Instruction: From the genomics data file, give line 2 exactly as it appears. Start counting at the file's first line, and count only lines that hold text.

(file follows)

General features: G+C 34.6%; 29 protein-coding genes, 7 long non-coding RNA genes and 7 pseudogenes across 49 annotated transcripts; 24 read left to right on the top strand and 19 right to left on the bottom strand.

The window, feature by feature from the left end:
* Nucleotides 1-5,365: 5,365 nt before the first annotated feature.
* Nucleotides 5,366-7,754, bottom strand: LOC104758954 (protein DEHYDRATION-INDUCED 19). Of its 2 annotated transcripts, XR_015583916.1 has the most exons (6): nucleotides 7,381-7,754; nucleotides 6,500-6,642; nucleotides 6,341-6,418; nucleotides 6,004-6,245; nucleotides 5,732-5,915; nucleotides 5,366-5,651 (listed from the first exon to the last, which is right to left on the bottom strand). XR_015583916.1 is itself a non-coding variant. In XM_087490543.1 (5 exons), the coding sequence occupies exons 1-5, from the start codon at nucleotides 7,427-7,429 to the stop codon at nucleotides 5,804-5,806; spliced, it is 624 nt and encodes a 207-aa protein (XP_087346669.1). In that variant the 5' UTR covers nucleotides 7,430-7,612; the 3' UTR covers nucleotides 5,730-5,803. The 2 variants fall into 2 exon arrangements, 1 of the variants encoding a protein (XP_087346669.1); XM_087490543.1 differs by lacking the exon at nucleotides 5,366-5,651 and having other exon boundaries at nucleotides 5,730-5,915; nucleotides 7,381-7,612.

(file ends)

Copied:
The window, feature by feature from the left end: